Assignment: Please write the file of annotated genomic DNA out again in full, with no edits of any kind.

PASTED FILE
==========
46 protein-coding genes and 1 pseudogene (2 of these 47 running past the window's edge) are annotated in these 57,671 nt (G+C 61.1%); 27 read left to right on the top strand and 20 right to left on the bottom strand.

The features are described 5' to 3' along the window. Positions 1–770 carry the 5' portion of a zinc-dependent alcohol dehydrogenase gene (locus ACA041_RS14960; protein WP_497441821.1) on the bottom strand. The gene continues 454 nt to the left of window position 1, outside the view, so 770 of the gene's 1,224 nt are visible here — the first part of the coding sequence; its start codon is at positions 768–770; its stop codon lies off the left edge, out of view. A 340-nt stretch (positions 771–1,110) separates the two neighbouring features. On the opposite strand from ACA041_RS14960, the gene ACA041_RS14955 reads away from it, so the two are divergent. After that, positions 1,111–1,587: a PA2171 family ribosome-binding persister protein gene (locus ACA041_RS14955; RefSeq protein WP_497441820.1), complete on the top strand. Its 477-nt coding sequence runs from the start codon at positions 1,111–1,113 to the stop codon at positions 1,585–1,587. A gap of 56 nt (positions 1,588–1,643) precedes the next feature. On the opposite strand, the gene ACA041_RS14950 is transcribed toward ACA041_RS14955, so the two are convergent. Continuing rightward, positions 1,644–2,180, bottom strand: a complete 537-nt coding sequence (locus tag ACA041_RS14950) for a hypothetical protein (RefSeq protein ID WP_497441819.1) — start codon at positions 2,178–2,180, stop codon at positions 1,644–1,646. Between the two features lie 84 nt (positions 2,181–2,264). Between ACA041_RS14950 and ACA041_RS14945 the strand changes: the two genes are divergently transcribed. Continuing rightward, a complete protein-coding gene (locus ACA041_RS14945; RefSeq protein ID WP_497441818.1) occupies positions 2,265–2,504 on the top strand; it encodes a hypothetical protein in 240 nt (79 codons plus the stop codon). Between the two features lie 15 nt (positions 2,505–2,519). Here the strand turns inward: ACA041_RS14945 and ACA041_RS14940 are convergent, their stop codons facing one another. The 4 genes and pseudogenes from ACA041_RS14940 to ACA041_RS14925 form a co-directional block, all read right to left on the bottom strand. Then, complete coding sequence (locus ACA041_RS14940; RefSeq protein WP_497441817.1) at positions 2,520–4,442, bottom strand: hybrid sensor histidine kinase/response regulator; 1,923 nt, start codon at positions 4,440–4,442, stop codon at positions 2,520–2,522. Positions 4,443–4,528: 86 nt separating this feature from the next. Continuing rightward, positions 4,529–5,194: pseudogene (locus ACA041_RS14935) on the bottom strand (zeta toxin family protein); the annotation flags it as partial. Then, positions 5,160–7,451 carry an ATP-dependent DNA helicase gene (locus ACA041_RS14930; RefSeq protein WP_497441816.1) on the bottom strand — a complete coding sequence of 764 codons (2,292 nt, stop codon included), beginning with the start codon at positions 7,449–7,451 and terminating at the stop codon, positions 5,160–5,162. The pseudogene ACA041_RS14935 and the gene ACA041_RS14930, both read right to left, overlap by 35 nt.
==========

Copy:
46 protein-coding genes and 1 pseudogene (2 of these 47 running past the window's edge) are annotated in these 57,671 nt (G+C 61.1%); 27 read left to right on the top strand and 20 right to left on the bottom strand.

The features are described 5' to 3' along the window. Positions 1–770 carry the 5' portion of a zinc-dependent alcohol dehydrogenase gene (locus ACA041_RS14960; protein WP_497441821.1) on the bottom strand. The gene continues 454 nt to the left of window position 1, outside the view, so 770 of the gene's 1,224 nt are visible here — the first part of the coding sequence; its start codon is at positions 768–770; its stop codon lies off the left edge, out of view. A 340-nt stretch (positions 771–1,110) separates the two neighbouring features. On the opposite strand from ACA041_RS14960, the gene ACA041_RS14955 reads away from it, so the two are divergent. After that, positions 1,111–1,587: a PA2171 family ribosome-binding persister protein gene (locus ACA041_RS14955; RefSeq protein WP_497441820.1), complete on the top strand. Its 477-nt coding sequence runs from the start codon at positions 1,111–1,113 to the stop codon at positions 1,585–1,587. A gap of 56 nt (positions 1,588–1,643) precedes the next feature. On the opposite strand, the gene ACA041_RS14950 is transcribed toward ACA041_RS14955, so the two are convergent. Continuing rightward, positions 1,644–2,180, bottom strand: a complete 537-nt coding sequence (locus tag ACA041_RS14950) for a hypothetical protein (RefSeq protein ID WP_497441819.1) — start codon at positions 2,178–2,180, stop codon at positions 1,644–1,646. Between the two features lie 84 nt (positions 2,181–2,264). Between ACA041_RS14950 and ACA041_RS14945 the strand changes: the two genes are divergently transcribed. Continuing rightward, a complete protein-coding gene (locus ACA041_RS14945; RefSeq protein ID WP_497441818.1) occupies positions 2,265–2,504 on the top strand; it encodes a hypothetical protein in 240 nt (79 codons plus the stop codon). Between the two features lie 15 nt (positions 2,505–2,519). Here the strand turns inward: ACA041_RS14945 and ACA041_RS14940 are convergent, their stop codons facing one another. The 4 genes and pseudogenes from ACA041_RS14940 to ACA041_RS14925 form a co-directional block, all read right to left on the bottom strand. Then, complete coding sequence (locus ACA041_RS14940; RefSeq protein WP_497441817.1) at positions 2,520–4,442, bottom strand: hybrid sensor histidine kinase/response regulator; 1,923 nt, start codon at positions 4,440–4,442, stop codon at positions 2,520–2,522. Positions 4,443–4,528: 86 nt separating this feature from the next. Continuing rightward, positions 4,529–5,194: pseudogene (locus ACA041_RS14935) on the bottom strand (zeta toxin family protein); the annotation flags it as partial. Then, positions 5,160–7,451 carry an ATP-dependent DNA helicase gene (locus ACA041_RS14930; RefSeq protein WP_497441816.1) on the bottom strand — a complete coding sequence of 764 codons (2,292 nt, stop codon included), beginning with the start codon at positions 7,449–7,451 and terminating at the stop codon, positions 5,160–5,162. The pseudogene ACA041_RS14935 and the gene ACA041_RS14930, both read right to left, overlap by 35 nt.